“I agree with Bill Bonner,” a reader writes, referring to our issue on Friday, when we suggested, with Bill’s help, that many depression hurdles are still ahead. “We will be going through a lot of suffering and adjustments. My expectation is that we’ll probably come out of this crisis around 2016. This is based on the 17-year economic cycle.

“With 84 bank failures and 416 banks on the list about to go kaput, and the TBTF zombie banks, we have a long way to go. BTW, check out the’s star ratings on banks. They have replicated the FDIC’s CAMELS rating very successfully. All the three banks that failed last Friday already had a 1-star rating (the lowest rating).

“As we all know, we will see more banks, retailers, restaurants and companies catering to conspicuous consumption fail. I have started, a site where you can predict which company is going to implode next and when. Heck, this may just be Monopoly 2.0… at least trying to have some fun with the destruction all around us.”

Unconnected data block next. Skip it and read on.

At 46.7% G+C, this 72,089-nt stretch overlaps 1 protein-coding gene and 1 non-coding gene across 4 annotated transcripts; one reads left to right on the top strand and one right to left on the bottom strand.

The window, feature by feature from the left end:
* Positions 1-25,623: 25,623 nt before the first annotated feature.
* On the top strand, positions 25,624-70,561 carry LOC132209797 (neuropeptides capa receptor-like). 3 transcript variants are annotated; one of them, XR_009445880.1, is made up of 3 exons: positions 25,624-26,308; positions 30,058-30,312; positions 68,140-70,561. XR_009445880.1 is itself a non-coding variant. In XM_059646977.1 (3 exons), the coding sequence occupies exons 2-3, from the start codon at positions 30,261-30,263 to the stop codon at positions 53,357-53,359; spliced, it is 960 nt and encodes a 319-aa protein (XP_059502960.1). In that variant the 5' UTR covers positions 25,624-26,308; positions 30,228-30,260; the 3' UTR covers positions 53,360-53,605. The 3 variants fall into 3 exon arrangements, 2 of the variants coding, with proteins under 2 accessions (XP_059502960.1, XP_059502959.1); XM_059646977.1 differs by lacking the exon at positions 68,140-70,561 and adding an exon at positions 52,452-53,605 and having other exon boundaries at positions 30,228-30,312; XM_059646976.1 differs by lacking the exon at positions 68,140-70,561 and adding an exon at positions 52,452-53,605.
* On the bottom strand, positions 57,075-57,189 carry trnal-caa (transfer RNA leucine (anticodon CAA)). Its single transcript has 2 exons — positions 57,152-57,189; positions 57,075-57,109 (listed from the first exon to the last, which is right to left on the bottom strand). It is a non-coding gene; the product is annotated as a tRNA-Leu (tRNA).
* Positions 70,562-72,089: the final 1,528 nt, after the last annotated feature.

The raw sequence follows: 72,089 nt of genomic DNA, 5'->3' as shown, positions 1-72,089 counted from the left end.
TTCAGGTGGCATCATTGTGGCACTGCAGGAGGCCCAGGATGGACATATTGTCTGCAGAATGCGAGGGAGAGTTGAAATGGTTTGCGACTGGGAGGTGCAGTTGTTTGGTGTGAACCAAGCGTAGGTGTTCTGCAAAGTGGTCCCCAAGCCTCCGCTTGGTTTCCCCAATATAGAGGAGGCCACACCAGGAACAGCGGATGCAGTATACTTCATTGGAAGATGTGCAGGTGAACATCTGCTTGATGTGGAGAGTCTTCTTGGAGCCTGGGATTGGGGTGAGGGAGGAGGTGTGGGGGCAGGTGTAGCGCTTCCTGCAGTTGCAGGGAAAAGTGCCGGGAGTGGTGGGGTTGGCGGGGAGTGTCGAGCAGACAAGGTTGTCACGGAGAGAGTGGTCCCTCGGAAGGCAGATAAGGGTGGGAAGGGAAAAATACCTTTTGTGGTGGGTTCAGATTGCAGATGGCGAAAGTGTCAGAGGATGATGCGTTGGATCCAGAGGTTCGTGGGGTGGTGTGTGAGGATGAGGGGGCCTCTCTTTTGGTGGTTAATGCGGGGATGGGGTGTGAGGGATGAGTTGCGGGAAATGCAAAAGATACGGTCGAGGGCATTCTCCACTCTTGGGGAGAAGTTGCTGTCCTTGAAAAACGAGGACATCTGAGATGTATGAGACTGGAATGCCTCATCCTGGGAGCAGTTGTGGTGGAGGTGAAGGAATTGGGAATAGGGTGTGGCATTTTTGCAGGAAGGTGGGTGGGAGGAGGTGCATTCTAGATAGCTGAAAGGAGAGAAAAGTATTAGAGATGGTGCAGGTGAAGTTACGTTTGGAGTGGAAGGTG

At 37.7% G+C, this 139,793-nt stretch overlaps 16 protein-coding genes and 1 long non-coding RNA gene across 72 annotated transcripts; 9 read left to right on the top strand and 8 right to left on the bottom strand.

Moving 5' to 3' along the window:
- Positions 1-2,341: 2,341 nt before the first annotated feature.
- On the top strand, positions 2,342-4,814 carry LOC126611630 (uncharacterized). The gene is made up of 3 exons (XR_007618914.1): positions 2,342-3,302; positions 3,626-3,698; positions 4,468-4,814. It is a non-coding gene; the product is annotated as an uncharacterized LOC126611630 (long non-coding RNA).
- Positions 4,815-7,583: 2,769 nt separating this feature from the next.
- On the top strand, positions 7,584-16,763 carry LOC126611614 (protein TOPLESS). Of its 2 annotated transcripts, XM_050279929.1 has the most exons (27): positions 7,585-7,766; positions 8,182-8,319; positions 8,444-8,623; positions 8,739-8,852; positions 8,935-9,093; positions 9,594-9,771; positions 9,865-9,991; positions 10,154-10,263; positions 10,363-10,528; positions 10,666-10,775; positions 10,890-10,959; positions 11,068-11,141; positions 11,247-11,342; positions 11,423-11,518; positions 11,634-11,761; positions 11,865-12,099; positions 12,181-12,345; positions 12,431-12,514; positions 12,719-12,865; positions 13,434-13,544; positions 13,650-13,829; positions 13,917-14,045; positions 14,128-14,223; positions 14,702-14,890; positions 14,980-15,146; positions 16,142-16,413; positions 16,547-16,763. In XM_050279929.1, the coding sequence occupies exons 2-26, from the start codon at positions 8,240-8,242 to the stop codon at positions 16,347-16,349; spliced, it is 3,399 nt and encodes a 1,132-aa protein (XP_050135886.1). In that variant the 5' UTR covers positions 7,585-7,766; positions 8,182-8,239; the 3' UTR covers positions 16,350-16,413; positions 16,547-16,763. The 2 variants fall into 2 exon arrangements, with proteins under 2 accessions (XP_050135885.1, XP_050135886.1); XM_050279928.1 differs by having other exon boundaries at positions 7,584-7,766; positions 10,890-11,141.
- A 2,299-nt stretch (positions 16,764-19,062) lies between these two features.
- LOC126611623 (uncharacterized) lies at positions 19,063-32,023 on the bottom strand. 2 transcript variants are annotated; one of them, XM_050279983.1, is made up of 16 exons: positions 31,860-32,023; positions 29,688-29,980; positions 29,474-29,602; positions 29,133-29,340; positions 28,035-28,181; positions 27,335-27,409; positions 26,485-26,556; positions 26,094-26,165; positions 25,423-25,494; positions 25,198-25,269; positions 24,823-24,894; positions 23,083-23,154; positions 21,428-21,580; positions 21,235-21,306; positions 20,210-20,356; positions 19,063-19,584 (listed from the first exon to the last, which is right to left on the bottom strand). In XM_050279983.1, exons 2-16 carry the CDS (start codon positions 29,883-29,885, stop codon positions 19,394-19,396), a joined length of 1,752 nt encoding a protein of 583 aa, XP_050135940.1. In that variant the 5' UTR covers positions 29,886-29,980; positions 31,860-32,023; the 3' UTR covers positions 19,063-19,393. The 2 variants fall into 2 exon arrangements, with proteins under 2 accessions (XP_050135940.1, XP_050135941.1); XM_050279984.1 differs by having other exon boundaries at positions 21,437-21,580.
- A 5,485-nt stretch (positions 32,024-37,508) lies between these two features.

The 5: That’s the spirit.

  “Robert Prechter’s analysis indicates that we are in for a major retracement similar to what your graph shows,” writes an Elliott Wave fan, responding to the same edition of The 5. “He is also predicting deflation, instead of inflation, which will affect the prices of oil, gold and silver to the downside. The other contrarian prediction is the dollar will strengthen through all of this mess.”

The 5: Not a bad forecast at all. Bill Bonner shared a similar sentiment during his presentation this year at our Investment Symposium. To paraphrase him: Betting on inflation is starting to feel too easy.


Ian Mathias

The 5 Min. Forecast

P.S. Have you checked out Chris Mayer’s latest report yet? He’s calling this investment the “biggest opportunity of the new world economy.” Be among the first to read it, here.